Avastin Injections Reported to Cause Blindness

Health authorities in Florida and Tennessee have indicated several people suffering from wet macular degeneration recently treated with the Avastin have been blinded.

Approved initially as a cancer drug, Avastin has been used to treat macular degeneration as an off-label treatment  because it costs approximately $50 per treatment compared to $2,000 for Lucentis.

Macular degeneration is the leading cause of vision loss in seniors.  Avastin when injected into the eye prevents abnormal blood vessels associated with wet macular degeneration from forming and leaking, destroying the central vision in those suffering from the eye disease.

Using Avastin as a macular degeneration treatment requires the drug to be divided into tiny doses for injection into the eye.  It is this process that introduces a risk of having the drug contaminated by baceteria that increases the risk of inflammation and infection.  This is apparently what happened to the patients treated with Avastin in both Florida and Tennessee.

According to an alert issued by the FDA, at least 12 of the Miami patients suffered eye inflmmations.  Some of these patients lost all remaining site after being treated with Avastin.  All the injections involved were traced to a single pharmacy that had divided the drug for treating the eye disease.

Several of the patients suffering from Macular Degeneration treated with the injections of AVastin developed strains of Streptococcus resulting in brain damage and blindness.

Genetech, the manufacturer of Avastin has previously cautioned against the use of the drug for treating macular degeneration.  A company spokesman has stated “Avastin is not manufactured or approved and to date has not been proven safe for use in the eye.”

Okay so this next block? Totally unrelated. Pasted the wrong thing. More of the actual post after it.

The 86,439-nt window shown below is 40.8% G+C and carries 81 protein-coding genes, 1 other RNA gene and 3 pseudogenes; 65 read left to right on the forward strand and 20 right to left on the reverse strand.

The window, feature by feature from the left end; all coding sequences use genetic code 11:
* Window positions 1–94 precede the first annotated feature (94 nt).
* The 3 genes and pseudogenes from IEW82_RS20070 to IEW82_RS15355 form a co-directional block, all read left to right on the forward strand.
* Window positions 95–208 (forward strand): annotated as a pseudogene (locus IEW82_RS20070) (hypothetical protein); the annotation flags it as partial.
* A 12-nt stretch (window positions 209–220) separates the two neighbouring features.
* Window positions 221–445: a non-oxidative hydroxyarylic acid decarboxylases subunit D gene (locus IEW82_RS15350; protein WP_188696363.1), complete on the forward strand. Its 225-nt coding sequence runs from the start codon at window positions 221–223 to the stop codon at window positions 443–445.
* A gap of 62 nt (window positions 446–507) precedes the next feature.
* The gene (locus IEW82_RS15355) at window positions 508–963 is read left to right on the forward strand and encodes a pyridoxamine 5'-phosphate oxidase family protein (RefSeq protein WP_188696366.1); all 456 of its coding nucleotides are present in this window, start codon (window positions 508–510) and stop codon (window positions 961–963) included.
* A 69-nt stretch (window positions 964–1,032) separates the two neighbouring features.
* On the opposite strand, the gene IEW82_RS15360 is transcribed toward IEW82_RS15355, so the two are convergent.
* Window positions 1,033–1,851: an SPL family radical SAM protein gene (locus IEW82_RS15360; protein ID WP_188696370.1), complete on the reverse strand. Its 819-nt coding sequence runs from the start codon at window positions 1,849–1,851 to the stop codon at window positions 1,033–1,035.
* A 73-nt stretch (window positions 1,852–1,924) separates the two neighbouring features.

Eye specialists continue to use and promote the use of Avastin to treat macular degeneration, indicating the incidents of blindness resulted from careless procedures by pharmacies and not from the drug itself.

According to Dr. Philip Rosenfeld, a retina specialist who pioneered the use of Avastin as a treatment for macular degeneration, stated with more than millions of injections of the drug used to treat macular degeneration, it took over 6 years for this incident to happen and that use of Avastin should not discourage use of the drug.

Several clinical trials, including one conducted by the National Eye Institute had found that Avastin and Lucentis were the same in preserving or improving the vision of those patients suffering from macular degeneration after one year.


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  2. Thank you for bringing the attention of your readers to this cautionary study.
    However, it needs to be pointed out that the complication reported here had absolutely nothing to do with Avastin, per se, or its use to treat wet AMD.
    The most parsimonious conclusion is that faulty dispensing of this one batch of Avastin by this one pharmacy was the cause of the infections.
    This does not argue against the use of Avastin, on-label or off-, to treat wet AMD.
    What it does argue, I believe, is that Genentech should stop fighting against the use of Avastin for this purpose, and dispense the agent itself for AMD, with the same meticulous attention to safety and sterility as it does Lucentis. It could even charge a little more, and no one (except Genentech’s stockholders, I suppose) would object to buying Avastin @ $150 a dose vs Lucentis @ $2000.

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